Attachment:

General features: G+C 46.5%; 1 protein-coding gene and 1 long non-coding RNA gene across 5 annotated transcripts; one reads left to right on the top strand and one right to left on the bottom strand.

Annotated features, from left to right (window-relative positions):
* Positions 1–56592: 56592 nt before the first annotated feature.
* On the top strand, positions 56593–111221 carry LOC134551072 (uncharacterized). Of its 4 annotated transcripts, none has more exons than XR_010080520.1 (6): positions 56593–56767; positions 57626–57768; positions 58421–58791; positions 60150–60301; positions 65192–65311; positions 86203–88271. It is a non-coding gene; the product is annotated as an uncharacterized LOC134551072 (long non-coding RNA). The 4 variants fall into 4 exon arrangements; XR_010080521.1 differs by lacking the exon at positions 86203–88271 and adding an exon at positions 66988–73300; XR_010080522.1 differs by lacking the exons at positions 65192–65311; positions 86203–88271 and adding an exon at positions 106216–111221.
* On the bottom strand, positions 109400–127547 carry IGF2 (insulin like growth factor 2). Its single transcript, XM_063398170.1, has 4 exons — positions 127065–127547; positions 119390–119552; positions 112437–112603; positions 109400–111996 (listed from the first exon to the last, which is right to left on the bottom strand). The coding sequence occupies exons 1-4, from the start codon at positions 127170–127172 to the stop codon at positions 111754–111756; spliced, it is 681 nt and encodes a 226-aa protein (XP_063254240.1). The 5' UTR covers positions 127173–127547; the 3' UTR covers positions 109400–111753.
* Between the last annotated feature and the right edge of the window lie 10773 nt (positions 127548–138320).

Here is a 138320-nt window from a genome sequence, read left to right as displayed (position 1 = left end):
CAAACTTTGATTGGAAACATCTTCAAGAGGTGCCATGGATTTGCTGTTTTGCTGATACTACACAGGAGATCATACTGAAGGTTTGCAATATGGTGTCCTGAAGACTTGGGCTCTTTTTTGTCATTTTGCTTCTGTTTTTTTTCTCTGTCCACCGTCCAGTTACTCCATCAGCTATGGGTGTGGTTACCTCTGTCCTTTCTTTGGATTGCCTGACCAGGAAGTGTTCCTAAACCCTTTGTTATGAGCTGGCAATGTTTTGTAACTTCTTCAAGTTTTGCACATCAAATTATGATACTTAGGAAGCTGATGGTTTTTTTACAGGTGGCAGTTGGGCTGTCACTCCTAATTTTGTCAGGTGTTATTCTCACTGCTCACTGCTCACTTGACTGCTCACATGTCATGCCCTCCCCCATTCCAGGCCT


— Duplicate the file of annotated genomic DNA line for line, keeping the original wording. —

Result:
General features: G+C 46.5%; 1 protein-coding gene and 1 long non-coding RNA gene across 5 annotated transcripts; one reads left to right on the top strand and one right to left on the bottom strand.

Annotated features, from left to right (window-relative positions):
* Positions 1–56592: 56592 nt before the first annotated feature.
* On the top strand, positions 56593–111221 carry LOC134551072 (uncharacterized). Of its 4 annotated transcripts, none has more exons than XR_010080520.1 (6): positions 56593–56767; positions 57626–57768; positions 58421–58791; positions 60150–60301; positions 65192–65311; positions 86203–88271. It is a non-coding gene; the product is annotated as an uncharacterized LOC134551072 (long non-coding RNA). The 4 variants fall into 4 exon arrangements; XR_010080521.1 differs by lacking the exon at positions 86203–88271 and adding an exon at positions 66988–73300; XR_010080522.1 differs by lacking the exons at positions 65192–65311; positions 86203–88271 and adding an exon at positions 106216–111221.
* On the bottom strand, positions 109400–127547 carry IGF2 (insulin like growth factor 2). Its single transcript, XM_063398170.1, has 4 exons — positions 127065–127547; positions 119390–119552; positions 112437–112603; positions 109400–111996 (listed from the first exon to the last, which is right to left on the bottom strand). The coding sequence occupies exons 1-4, from the start codon at positions 127170–127172 to the stop codon at positions 111754–111756; spliced, it is 681 nt and encodes a 226-aa protein (XP_063254240.1). The 5' UTR covers positions 127173–127547; the 3' UTR covers positions 109400–111753.
* Between the last annotated feature and the right edge of the window lie 10773 nt (positions 127548–138320).

Here is a 138320-nt window from a genome sequence, read left to right as displayed (position 1 = left end):
CAAACTTTGATTGGAAACATCTTCAAGAGGTGCCATGGATTTGCTGTTTTGCTGATACTACACAGGAGATCATACTGAAGGTTTGCAATATGGTGTCCTGAAGACTTGGGCTCTTTTTTGTCATTTTGCTTCTGTTTTTTTTCTCTGTCCACCGTCCAGTTACTCCATCAGCTATGGGTGTGGTTACCTCTGTCCTTTCTTTGGATTGCCTGACCAGGAAGTGTTCCTAAACCCTTTGTTATGAGCTGGCAATGTTTTGTAACTTCTTCAAGTTTTGCACATCAAATTATGATACTTAGGAAGCTGATGGTTTTTTTACAGGTGGCAGTTGGGCTGTCACTCCTAATTTTGTCAGGTGTTATTCTCACTGCTCACTGCTCACTTGACTGCTCACATGTCATGCCCTCCCCCATTCCAGGCCT